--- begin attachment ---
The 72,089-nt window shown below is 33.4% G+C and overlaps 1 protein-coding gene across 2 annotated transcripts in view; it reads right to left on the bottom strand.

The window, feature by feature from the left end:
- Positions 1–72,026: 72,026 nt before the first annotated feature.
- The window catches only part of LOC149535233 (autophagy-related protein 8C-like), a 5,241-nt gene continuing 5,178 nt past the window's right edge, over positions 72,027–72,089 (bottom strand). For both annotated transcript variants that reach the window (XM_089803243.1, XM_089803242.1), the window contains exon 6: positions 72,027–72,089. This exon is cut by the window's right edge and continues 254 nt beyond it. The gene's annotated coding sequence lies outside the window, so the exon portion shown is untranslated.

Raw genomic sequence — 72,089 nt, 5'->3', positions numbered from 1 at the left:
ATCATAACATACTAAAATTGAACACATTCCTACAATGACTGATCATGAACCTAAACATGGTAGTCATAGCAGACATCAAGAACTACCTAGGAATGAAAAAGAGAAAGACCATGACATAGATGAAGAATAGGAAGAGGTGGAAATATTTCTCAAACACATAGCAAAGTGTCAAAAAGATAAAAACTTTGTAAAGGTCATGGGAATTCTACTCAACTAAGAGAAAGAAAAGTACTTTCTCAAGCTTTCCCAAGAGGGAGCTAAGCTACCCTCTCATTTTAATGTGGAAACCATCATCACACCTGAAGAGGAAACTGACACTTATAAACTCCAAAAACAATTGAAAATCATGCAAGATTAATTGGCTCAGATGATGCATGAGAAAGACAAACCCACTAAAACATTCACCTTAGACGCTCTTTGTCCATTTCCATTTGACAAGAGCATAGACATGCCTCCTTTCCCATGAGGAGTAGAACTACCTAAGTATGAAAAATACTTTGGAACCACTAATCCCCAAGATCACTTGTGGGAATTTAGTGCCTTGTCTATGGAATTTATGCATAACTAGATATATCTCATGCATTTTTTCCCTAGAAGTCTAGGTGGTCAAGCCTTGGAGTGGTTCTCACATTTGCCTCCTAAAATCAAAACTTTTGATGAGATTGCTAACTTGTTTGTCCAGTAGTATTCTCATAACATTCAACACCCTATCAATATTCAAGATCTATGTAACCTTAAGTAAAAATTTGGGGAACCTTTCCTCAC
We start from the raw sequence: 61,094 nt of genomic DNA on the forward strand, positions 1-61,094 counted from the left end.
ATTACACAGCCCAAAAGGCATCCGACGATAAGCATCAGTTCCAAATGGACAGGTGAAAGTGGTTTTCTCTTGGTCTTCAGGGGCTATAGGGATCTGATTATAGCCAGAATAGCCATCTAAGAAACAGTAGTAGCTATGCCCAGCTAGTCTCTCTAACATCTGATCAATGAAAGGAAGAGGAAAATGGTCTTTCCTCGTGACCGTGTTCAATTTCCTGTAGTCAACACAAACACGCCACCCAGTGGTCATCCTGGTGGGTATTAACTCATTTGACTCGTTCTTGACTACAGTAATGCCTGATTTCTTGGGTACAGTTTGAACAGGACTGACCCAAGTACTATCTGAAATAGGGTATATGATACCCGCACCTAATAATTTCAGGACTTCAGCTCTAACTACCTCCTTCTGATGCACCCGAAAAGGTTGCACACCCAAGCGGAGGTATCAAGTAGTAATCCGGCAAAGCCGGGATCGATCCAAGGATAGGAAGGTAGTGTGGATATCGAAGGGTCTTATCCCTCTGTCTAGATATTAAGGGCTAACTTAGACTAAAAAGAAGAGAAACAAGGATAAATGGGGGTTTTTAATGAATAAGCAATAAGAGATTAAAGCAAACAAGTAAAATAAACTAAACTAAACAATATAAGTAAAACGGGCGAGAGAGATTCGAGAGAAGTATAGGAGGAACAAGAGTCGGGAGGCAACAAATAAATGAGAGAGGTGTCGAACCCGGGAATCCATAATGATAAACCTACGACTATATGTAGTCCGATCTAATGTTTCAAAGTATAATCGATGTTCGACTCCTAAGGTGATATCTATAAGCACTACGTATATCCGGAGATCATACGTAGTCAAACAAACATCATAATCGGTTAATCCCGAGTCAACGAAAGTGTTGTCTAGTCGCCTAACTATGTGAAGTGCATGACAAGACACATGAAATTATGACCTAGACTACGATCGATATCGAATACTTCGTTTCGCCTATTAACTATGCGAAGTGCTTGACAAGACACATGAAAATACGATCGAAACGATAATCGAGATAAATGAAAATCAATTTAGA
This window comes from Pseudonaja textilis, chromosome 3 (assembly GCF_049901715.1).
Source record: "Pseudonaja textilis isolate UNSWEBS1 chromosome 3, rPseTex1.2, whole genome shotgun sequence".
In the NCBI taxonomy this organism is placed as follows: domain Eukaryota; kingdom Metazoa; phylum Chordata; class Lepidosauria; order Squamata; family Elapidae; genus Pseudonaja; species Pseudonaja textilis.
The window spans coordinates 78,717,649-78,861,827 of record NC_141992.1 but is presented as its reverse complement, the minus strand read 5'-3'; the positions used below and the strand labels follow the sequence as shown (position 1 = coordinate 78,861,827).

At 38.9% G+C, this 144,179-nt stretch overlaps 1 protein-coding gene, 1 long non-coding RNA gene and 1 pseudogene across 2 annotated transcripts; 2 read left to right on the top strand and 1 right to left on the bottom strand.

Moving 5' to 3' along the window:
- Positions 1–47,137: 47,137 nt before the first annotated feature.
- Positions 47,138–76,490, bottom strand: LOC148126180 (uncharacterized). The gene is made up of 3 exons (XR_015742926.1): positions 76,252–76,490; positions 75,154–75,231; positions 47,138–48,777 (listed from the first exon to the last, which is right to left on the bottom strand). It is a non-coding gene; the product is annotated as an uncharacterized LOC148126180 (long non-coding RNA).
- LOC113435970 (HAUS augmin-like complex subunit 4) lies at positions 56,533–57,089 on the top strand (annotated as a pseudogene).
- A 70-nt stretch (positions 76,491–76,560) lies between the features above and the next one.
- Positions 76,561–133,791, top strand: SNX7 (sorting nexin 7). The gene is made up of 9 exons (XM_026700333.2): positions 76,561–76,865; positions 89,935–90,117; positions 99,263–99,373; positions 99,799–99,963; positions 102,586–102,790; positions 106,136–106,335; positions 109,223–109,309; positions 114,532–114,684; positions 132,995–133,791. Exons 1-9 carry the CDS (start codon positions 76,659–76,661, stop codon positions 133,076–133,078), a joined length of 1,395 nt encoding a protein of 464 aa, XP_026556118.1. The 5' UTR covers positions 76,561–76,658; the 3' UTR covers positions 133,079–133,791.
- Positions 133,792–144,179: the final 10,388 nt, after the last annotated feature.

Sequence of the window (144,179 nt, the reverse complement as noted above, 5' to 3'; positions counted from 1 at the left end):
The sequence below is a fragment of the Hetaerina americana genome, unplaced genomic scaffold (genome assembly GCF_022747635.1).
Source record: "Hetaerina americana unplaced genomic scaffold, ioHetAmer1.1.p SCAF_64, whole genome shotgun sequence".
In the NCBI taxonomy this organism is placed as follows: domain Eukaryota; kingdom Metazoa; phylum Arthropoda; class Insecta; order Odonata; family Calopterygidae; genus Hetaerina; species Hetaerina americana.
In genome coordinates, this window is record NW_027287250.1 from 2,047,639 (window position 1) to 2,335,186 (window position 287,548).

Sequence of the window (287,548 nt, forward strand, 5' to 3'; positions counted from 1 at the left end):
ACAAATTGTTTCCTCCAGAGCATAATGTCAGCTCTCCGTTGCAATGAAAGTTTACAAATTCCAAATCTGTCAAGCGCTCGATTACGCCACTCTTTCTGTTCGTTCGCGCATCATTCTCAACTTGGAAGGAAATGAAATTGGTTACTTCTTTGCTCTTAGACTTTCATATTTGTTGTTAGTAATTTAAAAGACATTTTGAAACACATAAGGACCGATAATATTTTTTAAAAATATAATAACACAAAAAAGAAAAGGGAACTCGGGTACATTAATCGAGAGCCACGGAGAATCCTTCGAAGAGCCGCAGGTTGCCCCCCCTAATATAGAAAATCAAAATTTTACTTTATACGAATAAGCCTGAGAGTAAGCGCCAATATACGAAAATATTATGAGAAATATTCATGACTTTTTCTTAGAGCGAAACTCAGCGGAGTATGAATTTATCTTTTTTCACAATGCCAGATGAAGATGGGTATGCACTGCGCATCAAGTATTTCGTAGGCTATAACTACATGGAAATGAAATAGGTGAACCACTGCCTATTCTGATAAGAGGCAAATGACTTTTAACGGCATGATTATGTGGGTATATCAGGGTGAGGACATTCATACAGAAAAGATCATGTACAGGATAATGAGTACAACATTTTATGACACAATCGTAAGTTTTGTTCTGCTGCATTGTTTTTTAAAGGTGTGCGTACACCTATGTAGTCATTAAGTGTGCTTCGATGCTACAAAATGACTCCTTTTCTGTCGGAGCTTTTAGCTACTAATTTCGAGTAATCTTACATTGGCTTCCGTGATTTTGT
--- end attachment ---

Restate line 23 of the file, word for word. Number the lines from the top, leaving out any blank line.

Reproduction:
Source record: "Hetaerina americana unplaced genomic scaffold, ioHetAmer1.1.p SCAF_64, whole genome shotgun sequence".